P1117. WILHELM BACKHAUS: Sonata #6 in F; Sonata #12 in A-Flat; 'Moonlight' Sonata #14 in c-sharp (all Beethoven), Live Performance, 19 May, 1953, Paris; w.AMADEUS QUARTET: Piano Quintet in f (Brahms), Live Performance, 14 Aug., 1953, Menton. (Germany) Meloclassic 1007. Final sealed copy! - 791154050071
"…someone so well versed in the music, so utterly familiar with even the tiniest twist or turn in line or harmony, [Backhaus’] playing sounds like an extension of natural speaking."
- Rob Cowan, GRAMOPHONE, June, 2006
"Wilhelm Backhaus was one of the greatest German pianists of the 20th Century….His slow movements, though not unfeeling, lack the poetic qualities of Schnabel’s, but the compensation is that he was a far better pianist technically."
- John P. McKelvey, AMERICAN RECORD GUIDE, Sept./Oct., 2004
“Wilhelm Backhaus made a concert début in Leipzig at the age of eight, and studied at the Leipzig Conservatory with Reckendorf. In 1899 he left Leipzig to study with Eugène d'Albert in Frankfurt am Main. He made a major début tour in 1900 and quickly gained a fine reputation as a player and as a teacher. His American début was on 5 January, 1912, in New York, playing the Beethoven Piano ‘Emperor’ Concerto with Walter Damrosch and the New York Symphony Orchestra. In 1930 he moved to Lugano and acquired Swiss citizenship. Backhaus established a teaching career there and continued to make concert tours throughout his long life. His last U.S. appearance was in New York in 1962, at age 78; reviews judged that his powers were undiminished. He died on 5 July, 1969, in Villach, Austria, where he had gone to make a concert appearance.
Especially during the later phase of his career he had a remarkably high reputation as a pianist whose devotion to the composer's intentions was total and unselfish. His performances were in the classic line of those that strove to present the music in one broadly viewed arc of concept and logic, embracing not just single movements but entire works. His recorded output ranges from Mozart through the main Classical and Romantic repertoire. It is not surprising that his work was particularly excellent when he encountered those composers who built large-scale, logically constructed classical works, such as Beethoven and Brahms; in reference to his recordings of such works, terms like ‘magisterial’, ‘exemplary’, and ‘direct’ have often been employed by reviewers. Late in his life he came to be regarded as a Beethoven specialist, and he recorded virtually the entire corpus of keyboard works of that master, as well as extensive groups of Brahms and Mozart, and works by Schumann, Grieg, Chopin, and Liszt, including concerti and solo works. He also made some chamber music recordings, notably of Brahms' cello sonatas with Pierre Fournier, and a notable account of the Schubert ‘Trout’ Quintet.”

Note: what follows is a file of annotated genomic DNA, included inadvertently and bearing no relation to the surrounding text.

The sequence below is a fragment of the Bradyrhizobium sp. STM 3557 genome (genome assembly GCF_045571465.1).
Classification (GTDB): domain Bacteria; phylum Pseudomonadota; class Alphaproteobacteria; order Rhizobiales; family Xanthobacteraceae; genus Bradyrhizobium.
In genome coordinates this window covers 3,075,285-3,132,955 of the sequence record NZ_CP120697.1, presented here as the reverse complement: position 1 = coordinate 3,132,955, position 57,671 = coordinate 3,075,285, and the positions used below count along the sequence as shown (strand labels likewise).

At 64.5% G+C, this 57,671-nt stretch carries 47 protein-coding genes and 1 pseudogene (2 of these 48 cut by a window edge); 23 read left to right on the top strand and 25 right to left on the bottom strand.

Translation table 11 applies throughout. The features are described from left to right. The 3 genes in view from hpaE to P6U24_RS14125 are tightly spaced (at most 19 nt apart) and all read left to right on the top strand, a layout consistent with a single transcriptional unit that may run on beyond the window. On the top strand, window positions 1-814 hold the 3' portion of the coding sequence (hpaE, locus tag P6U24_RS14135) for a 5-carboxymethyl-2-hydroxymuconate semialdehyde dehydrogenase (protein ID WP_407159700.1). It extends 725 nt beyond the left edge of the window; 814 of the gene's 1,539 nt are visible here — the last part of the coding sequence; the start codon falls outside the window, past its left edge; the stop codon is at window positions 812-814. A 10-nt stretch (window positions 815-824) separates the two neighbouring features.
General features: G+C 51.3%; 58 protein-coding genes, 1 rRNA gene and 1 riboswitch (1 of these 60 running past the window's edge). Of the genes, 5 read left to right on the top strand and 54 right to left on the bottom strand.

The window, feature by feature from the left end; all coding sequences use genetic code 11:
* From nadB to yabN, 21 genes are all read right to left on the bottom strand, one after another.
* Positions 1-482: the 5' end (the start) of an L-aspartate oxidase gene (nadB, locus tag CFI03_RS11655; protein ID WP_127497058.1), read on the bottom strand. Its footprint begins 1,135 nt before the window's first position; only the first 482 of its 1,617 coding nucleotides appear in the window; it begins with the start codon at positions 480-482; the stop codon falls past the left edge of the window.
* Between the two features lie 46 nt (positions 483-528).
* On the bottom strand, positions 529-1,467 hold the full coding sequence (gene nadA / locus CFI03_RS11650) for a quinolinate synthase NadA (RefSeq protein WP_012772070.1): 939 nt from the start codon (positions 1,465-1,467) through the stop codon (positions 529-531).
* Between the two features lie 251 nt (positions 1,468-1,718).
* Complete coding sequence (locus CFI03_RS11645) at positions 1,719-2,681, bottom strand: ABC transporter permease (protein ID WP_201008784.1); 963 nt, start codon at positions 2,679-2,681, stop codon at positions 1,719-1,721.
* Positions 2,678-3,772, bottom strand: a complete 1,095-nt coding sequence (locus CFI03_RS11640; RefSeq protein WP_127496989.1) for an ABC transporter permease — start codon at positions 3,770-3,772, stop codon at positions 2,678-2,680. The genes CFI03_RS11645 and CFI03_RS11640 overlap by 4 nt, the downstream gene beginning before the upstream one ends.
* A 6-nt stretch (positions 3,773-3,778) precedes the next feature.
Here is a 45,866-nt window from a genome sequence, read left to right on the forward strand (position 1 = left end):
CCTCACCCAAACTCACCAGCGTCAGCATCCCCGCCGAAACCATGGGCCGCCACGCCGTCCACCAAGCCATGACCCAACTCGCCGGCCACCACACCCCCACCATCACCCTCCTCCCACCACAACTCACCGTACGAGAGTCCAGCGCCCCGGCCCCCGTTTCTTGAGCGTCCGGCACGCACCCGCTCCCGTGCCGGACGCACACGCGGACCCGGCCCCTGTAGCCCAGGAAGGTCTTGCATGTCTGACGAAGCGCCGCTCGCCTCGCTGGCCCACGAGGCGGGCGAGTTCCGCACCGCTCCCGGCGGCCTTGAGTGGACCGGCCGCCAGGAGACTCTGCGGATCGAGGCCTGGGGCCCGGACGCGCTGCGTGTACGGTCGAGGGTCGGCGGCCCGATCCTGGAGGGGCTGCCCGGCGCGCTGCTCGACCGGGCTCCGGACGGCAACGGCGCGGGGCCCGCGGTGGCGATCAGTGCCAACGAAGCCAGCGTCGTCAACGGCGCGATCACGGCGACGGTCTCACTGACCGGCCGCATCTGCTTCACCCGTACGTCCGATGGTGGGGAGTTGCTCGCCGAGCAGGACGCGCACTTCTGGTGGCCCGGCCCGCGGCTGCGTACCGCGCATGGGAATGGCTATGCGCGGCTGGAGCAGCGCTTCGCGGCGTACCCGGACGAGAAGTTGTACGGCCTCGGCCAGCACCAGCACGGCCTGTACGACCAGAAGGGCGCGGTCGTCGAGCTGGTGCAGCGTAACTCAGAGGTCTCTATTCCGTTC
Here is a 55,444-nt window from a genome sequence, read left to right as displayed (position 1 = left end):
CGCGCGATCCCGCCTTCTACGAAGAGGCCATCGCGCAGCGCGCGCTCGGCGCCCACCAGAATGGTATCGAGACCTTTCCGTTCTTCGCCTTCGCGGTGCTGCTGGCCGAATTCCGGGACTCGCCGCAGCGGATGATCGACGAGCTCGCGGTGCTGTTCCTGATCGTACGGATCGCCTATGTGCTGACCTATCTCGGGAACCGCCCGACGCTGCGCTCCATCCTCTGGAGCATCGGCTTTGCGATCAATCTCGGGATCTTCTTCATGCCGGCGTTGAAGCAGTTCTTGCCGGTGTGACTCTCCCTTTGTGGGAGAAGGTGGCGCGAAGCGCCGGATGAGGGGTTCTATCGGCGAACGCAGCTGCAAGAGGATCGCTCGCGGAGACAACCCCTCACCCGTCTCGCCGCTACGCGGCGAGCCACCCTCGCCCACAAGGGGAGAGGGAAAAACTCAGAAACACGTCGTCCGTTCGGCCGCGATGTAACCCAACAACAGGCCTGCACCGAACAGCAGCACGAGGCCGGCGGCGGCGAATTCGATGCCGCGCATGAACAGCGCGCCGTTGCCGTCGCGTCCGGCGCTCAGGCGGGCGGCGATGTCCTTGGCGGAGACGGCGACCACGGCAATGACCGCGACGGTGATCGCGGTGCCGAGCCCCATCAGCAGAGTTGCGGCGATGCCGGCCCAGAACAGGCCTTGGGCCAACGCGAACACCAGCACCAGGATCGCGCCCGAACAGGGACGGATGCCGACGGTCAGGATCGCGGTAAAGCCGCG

- Joseph Stevenson, allmusic.com
“Meloclassic was founded in by Lynn Ludwig in Germany in December 2013, the label dedicated to releasing previously unissued historical recordings of live radio performances and broadcasts. Whenever possible, the discs include original radio announcements and applause. The recordings are meant to serve as historical documents. The sound quality tends to remain extraordinarily quiet, with no trace of tape or wire hiss."
—Gary Lemco, Audiophile Audition, 20 July, 2014
"According to its website, Meloclassic is a ‘non-profit organisation dedicated to releasing previously unissued historical recordings of live radio performances and broadcasts’. The first thing to say is that the material, or most of it, is of exceptional artistic interest, and the sound (which is for the most part extremely clean) is thankfully free of excessive filtering….I look forward to hearing further releases in the not-too-distant future.”
- Rob Cowan, GRAMOPHONE, April, 2014
"Presentation is in a digipack with notes ‘tipped’ in – with excellent photographs, by the way, and helpful text, in English in the case of my copy. Surveying the available discs and seeing details of some of those to come - many violinists, chamber ensembles and pianists – I have no hesitation in saying that this is potentially the most exciting tranche of broadcast material to be made available in many years."
- Jonathan Woolf, MusicWebInternational, 14 June, 2014